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Quern stones and other artefacts from Scandinavia and the Rhineland have been found during excavations in Norwich city centre. The Normans established a new focus of settlement around the Castle and the area to the west of it: this became known as the "New" or "French" borough, centred on the Normans' own market place which survives to the present day as Norwich Market.
In 1096, Herbert de Losinga, Bishop of Thetford, began construction of Norwich Cathedral.
Mercian coins and shards of pottery from the Rhineland dating from the 8th century suggest that long-distance trade was happening long before this.
Between 924 and 939, Norwich became fully established as a town, with its own mint.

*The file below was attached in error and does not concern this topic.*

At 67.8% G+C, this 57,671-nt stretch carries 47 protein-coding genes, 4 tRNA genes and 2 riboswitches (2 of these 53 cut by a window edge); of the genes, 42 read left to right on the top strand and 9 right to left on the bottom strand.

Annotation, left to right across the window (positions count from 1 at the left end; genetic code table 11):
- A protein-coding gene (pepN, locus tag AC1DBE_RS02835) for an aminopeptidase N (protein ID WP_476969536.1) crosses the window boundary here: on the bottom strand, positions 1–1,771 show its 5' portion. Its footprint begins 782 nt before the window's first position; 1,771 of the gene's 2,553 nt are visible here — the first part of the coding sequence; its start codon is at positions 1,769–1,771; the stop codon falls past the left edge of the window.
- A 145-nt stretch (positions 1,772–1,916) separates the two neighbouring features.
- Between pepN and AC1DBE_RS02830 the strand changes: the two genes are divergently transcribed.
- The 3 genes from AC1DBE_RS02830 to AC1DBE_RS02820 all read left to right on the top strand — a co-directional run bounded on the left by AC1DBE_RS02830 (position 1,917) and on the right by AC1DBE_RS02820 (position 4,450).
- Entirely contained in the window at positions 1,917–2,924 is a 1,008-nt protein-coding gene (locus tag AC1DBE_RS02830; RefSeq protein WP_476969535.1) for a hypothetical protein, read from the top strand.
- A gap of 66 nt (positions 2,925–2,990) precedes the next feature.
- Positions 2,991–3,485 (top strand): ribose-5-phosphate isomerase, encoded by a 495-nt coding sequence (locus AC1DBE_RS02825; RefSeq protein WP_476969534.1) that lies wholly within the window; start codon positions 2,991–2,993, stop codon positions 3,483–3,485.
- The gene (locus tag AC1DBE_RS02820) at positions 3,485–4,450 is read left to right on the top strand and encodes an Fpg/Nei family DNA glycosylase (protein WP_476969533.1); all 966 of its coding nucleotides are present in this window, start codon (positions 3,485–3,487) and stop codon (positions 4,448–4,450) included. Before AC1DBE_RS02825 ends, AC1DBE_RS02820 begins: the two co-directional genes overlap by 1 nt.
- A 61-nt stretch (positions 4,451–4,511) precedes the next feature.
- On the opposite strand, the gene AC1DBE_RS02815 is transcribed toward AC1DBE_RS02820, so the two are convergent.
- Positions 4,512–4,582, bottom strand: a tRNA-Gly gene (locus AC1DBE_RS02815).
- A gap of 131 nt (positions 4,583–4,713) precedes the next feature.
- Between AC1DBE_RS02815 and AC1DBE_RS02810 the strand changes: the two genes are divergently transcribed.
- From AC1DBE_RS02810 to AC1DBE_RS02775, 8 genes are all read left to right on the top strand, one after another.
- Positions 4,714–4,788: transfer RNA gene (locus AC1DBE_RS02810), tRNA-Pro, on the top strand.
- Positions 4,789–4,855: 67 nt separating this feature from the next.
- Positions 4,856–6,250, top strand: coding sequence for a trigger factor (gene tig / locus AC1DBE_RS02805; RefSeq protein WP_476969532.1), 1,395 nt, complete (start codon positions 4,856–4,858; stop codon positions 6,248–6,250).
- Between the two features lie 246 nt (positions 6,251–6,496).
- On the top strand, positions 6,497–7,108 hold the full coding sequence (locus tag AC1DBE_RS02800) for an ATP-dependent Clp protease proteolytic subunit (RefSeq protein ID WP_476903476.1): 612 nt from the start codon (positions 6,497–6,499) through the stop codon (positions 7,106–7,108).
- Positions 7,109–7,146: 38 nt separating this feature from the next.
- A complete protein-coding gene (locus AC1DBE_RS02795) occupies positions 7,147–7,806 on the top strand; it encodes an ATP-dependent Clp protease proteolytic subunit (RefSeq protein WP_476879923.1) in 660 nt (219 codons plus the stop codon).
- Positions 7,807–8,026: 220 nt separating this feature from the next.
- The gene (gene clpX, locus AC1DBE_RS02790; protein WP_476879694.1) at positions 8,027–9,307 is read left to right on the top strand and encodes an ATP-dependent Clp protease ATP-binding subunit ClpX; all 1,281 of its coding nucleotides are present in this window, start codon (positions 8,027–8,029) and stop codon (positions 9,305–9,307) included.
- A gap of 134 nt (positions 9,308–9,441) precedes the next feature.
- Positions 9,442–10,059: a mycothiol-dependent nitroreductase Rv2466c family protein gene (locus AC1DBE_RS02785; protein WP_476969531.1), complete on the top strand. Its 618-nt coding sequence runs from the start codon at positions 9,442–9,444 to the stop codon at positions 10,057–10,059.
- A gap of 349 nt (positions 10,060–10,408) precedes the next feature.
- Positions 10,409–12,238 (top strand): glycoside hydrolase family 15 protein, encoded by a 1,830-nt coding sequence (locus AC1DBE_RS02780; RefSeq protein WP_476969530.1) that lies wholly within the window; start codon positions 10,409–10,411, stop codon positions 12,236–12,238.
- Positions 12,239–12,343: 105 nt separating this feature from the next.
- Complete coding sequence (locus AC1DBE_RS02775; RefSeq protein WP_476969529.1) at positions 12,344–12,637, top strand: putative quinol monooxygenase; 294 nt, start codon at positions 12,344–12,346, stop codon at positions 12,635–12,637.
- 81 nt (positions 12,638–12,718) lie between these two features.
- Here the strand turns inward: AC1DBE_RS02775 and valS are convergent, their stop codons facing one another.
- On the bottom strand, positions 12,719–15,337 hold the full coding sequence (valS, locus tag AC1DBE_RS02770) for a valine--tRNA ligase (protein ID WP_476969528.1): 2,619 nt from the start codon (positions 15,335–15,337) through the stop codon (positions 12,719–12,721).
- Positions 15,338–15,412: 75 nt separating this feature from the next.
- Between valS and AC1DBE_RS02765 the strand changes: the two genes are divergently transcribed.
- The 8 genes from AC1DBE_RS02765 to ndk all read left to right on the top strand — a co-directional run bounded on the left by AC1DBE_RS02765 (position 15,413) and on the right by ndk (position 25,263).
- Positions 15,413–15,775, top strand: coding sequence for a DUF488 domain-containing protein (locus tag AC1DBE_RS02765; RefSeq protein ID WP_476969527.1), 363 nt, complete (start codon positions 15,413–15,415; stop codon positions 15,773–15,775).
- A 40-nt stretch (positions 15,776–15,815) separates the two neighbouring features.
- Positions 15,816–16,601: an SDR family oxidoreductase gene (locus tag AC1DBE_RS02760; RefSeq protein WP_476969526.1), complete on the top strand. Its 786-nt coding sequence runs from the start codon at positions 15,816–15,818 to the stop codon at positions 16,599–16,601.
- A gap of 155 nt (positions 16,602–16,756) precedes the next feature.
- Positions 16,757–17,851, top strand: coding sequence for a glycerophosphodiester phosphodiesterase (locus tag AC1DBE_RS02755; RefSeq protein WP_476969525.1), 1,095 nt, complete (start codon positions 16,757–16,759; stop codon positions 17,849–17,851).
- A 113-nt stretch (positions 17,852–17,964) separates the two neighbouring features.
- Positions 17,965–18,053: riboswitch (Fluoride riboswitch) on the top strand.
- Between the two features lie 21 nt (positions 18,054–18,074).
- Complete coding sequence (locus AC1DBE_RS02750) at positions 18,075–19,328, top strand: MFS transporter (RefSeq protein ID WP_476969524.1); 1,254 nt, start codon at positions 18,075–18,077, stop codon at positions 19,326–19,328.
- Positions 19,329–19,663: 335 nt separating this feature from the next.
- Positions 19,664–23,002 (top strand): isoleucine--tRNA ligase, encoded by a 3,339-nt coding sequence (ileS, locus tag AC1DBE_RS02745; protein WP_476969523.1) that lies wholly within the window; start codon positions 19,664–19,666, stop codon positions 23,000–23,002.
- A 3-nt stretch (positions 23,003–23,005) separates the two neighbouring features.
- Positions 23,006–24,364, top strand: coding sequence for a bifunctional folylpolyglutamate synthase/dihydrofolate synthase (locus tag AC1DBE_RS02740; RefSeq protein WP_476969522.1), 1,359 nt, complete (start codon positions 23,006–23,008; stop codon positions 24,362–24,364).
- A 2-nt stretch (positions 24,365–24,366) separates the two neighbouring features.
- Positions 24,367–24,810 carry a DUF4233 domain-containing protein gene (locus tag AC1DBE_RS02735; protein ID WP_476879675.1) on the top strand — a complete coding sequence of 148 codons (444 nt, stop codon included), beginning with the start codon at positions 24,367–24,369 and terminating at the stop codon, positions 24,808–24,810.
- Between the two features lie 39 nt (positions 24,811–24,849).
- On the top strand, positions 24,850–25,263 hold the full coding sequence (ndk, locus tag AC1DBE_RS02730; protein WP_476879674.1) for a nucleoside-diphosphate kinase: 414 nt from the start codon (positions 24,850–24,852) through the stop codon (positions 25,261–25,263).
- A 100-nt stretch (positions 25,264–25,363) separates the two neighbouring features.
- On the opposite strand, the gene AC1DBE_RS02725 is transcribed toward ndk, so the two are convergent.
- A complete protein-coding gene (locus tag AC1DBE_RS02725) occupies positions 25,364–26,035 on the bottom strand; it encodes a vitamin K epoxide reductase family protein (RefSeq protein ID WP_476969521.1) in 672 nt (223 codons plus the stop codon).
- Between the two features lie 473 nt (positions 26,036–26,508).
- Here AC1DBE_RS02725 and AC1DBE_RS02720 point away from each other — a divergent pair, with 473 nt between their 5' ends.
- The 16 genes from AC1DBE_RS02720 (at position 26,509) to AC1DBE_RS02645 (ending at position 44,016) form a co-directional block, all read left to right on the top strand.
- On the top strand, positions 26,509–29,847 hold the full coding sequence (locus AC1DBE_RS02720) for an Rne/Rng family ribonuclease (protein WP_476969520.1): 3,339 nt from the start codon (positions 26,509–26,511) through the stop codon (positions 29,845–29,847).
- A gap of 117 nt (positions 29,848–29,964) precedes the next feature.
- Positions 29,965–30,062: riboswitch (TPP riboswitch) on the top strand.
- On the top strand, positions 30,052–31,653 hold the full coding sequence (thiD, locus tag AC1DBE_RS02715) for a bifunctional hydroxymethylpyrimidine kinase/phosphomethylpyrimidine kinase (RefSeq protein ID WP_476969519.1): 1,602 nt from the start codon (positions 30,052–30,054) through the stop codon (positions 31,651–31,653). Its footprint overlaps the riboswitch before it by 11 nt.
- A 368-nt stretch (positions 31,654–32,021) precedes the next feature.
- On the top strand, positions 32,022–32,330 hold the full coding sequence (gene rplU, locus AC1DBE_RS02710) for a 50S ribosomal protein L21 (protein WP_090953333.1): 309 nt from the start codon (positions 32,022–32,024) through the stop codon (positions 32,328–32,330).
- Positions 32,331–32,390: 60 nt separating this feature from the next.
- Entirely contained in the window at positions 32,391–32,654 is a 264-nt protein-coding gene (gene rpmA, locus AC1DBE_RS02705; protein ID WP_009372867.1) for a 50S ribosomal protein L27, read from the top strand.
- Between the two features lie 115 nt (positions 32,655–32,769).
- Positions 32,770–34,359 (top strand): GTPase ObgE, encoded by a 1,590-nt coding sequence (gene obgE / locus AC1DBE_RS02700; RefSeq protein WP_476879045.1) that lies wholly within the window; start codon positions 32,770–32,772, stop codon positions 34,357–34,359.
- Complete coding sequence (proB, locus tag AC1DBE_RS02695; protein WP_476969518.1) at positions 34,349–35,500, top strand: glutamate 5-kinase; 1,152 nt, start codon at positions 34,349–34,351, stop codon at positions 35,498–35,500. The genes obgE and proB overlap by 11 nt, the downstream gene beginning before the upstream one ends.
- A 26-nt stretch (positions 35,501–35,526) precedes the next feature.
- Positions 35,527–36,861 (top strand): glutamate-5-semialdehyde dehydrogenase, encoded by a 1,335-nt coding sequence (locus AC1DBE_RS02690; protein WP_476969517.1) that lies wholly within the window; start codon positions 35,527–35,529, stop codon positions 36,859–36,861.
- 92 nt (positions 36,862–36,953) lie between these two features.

The magistracy in Tudor Norwich unusually found ways of managing religious discord whilst maintaining civic harmony.
The year 1549 saw an unprecedented rebellion in Norfolk.
Around this time, the city was made a county corporate and became the seat of one of the most densely populated and prosperous counties of England. Hand-in-hand with the wool industry, this key religious centre experienced a Reformation significantly different to other parts of England.
The chief building material for the Cathedral was limestone, imported from Caen in Normandy.
To transport the building stone to the site, a canal was cut from the river (from the site of present-day Pulls Ferry), all the way up to the east wall.
Herbert de Losinga then moved his See there to what became the cathedral church for the Diocese of Norwich. Norwich received a royal charter from Henry II in 1158, and another one from Richard the Lionheart in 1194.
Following a riot in the city in 1274, Norwich has the distinction of being the only complete English city to be excommunicated by the Pope.